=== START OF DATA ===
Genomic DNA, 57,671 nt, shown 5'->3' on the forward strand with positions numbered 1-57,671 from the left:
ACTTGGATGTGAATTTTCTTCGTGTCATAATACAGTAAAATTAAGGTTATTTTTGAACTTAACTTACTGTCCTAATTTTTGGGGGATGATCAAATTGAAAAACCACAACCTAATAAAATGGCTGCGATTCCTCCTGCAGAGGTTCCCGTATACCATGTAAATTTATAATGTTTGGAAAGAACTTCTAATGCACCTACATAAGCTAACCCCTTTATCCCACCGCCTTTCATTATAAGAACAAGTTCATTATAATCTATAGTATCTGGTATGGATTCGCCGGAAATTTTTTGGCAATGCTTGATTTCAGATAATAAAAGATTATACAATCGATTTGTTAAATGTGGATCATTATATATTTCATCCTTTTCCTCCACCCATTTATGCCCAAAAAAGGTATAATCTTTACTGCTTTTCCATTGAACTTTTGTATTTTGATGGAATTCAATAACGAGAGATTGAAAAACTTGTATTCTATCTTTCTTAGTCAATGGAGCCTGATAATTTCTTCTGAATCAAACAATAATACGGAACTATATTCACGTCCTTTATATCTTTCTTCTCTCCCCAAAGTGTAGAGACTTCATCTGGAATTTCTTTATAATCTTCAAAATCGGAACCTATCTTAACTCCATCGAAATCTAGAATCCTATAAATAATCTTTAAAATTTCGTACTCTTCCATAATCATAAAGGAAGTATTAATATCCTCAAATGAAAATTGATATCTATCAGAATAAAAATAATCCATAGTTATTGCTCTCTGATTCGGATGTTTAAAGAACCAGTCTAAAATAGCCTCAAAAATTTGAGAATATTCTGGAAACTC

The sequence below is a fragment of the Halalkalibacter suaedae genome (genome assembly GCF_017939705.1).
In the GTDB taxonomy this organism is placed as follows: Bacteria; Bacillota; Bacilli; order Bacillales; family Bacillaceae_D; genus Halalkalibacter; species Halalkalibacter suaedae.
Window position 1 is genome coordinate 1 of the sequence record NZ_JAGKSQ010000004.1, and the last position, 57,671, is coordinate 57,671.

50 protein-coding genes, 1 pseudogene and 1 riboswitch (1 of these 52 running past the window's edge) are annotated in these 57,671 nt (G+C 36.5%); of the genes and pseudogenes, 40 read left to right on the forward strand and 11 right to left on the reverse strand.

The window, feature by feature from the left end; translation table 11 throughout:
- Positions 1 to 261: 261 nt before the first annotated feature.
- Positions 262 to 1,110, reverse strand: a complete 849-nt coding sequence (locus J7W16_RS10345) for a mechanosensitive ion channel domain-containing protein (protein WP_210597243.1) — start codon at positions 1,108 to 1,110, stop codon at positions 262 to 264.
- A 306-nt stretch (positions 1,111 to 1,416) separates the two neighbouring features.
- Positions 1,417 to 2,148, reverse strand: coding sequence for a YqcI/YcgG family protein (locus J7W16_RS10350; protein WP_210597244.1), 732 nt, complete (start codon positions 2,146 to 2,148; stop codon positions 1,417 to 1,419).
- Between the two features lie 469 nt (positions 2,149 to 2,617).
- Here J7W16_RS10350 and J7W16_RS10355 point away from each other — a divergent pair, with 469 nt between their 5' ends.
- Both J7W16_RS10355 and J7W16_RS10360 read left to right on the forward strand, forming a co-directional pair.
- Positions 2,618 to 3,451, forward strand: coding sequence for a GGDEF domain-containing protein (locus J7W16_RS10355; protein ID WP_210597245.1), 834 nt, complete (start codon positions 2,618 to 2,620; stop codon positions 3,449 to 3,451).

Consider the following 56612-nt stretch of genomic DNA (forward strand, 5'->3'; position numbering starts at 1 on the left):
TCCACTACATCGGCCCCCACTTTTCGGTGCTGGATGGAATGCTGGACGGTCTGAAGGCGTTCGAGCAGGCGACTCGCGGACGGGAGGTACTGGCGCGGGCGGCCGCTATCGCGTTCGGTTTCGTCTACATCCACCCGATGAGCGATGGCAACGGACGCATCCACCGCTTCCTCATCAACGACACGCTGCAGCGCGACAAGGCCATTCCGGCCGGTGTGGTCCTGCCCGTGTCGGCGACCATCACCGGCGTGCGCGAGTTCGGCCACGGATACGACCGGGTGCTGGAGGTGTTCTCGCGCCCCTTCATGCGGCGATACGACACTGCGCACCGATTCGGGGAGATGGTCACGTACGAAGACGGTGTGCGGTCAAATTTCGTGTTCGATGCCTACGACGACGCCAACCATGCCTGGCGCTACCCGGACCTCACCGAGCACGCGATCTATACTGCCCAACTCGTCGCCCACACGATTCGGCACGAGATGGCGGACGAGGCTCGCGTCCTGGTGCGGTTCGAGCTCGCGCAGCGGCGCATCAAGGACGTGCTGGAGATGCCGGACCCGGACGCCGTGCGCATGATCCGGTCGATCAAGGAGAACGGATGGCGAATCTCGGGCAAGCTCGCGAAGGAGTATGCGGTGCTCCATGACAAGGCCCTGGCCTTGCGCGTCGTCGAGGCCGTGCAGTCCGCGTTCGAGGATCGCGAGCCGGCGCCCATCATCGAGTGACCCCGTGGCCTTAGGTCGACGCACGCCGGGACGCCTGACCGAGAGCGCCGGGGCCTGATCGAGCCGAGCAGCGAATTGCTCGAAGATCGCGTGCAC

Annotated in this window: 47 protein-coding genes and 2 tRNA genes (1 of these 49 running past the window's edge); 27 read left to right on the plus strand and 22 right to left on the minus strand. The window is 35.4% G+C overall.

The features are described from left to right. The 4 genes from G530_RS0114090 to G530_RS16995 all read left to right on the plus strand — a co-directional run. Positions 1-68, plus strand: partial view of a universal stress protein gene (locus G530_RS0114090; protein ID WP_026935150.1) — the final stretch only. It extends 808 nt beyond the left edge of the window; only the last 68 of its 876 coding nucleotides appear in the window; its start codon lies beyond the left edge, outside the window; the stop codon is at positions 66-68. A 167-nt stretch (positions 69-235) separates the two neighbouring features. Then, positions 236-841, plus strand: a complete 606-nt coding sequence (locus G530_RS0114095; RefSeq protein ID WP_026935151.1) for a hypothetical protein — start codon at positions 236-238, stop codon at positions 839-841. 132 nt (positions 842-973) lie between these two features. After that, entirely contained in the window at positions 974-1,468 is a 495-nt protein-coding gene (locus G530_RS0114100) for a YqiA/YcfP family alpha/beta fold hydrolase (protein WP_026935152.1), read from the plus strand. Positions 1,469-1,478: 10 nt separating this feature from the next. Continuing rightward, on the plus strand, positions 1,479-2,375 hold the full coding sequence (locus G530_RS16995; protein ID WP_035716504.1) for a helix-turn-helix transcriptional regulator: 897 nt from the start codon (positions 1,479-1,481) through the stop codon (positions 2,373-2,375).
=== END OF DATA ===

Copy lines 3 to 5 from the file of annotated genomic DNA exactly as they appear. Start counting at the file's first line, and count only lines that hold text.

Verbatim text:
The sequence below is a fragment of the Halalkalibacter suaedae genome (genome assembly GCF_017939705.1).
In the GTDB taxonomy this organism is placed as follows: Bacteria; Bacillota; Bacilli; order Bacillales; family Bacillaceae_D; genus Halalkalibacter; species Halalkalibacter suaedae.
Window position 1 is genome coordinate 1 of the sequence record NZ_JAGKSQ010000004.1, and the last position, 57,671, is coordinate 57,671.